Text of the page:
Register for the Spring Writing Conference at www.pearlsbuck.org/writingworkshops  Handicap accessible – ample free parking. includes an abbreviated Writers Tour of the Pearl S. Buck’s National Historic Landmark House. Presenters will also read from their works, and have books to sell. Bring a bag lunch. Coffee, tea, water will be provided. A 10% Discount on Gift Shop purchases is also included.

Sponsored by the Pearl S. Buck Volunteer Association, all proceeds benefit Pearl S. Buck International, 520 Dublin Rd, Perkasie 18944.

Directions: (from Doylestown) Route 313 & Maple Ave, Dublin; (from Montgomeryville) Route 309 North to Hilltown Pike and Dublin Road.

For more information, contact Cynthia L. Louden, Chr., Pearl S. Buck Writing Center, 267-421-6203 – clouden@pearlsbuck.org

Writers Guild News March 2017

By Linda Donaldson

Most of us are grateful to see the winter weather receding as March brings many new Writing Center classes, workshops and discussion groups. Our Writers Guild began our 2017 season, meeting in the Cultural Center on Sunday, March 19th.

Announcements prior to the meeting pointed to the change in April’s meeting date to the 23rd – the fourth Sunday in April – due to the desire to avoid Easter Sunday on March 16th.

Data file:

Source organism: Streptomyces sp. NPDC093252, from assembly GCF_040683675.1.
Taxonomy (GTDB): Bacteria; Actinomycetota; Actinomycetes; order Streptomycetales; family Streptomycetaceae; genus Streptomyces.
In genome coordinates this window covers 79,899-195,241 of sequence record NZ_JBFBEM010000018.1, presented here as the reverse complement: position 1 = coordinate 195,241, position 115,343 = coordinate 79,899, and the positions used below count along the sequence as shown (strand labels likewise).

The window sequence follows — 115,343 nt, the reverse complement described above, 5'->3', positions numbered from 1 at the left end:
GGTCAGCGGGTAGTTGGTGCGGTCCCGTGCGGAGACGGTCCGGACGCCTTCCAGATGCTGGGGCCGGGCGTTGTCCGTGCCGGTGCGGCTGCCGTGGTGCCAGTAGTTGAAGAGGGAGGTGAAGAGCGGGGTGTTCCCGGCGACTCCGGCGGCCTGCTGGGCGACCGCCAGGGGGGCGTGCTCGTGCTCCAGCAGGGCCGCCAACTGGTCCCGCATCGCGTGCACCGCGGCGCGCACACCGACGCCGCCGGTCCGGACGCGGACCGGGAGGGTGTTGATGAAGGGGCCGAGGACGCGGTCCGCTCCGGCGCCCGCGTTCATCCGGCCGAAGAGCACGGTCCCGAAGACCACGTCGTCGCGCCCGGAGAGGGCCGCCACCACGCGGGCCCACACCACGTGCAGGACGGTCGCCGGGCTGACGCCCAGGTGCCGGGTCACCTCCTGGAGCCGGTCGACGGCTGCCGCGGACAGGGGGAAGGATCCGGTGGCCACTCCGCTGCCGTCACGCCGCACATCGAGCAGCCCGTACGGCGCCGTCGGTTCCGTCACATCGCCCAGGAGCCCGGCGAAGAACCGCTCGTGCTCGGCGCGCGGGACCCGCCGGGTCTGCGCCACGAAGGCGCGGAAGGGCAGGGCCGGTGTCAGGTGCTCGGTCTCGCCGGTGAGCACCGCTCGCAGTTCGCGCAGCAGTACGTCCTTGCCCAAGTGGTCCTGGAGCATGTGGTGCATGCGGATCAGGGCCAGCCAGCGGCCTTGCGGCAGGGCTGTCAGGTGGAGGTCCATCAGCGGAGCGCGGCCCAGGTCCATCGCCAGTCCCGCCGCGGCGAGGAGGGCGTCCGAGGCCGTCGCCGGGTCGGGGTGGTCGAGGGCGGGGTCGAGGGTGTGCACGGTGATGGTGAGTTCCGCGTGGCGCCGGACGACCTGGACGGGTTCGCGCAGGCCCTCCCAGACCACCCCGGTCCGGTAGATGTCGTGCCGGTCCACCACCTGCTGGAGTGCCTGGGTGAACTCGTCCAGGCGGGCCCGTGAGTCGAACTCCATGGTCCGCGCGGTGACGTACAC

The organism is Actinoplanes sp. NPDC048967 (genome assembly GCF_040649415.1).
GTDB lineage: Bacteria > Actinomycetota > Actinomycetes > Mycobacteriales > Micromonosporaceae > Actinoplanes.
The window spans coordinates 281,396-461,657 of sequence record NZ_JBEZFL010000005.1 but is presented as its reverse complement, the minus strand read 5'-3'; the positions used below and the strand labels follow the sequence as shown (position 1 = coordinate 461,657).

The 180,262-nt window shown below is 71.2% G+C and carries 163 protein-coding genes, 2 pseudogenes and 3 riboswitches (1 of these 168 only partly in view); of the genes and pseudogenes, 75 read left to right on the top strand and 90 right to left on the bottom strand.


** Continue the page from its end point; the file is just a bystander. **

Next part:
The deadline for the Literary Journal – Issue 3, Spring 2017. has been extended and Writers Center participants are all encouraged to submit stories and poems by May 15th. You’ll find a link to the Submission Guidelines here.

Anne, Cindy and I welcomed one new member, Beth Taylor, and five other Guild members. Our number may have been small – several regular members sent emails explaining health issues would keep them away – but 3 selections were shared!

First, Jane Bleam brought a story of the adventures of her standard poodle, Spooky. I mention his breed to differentiate him from toy poodles. Spooky was big and so were the scrapes he got into. Comments encouraged Jane to include some more of the family’s feelings in Spooky’s earlier years. All found this a very enjoyable dog-lover’s story.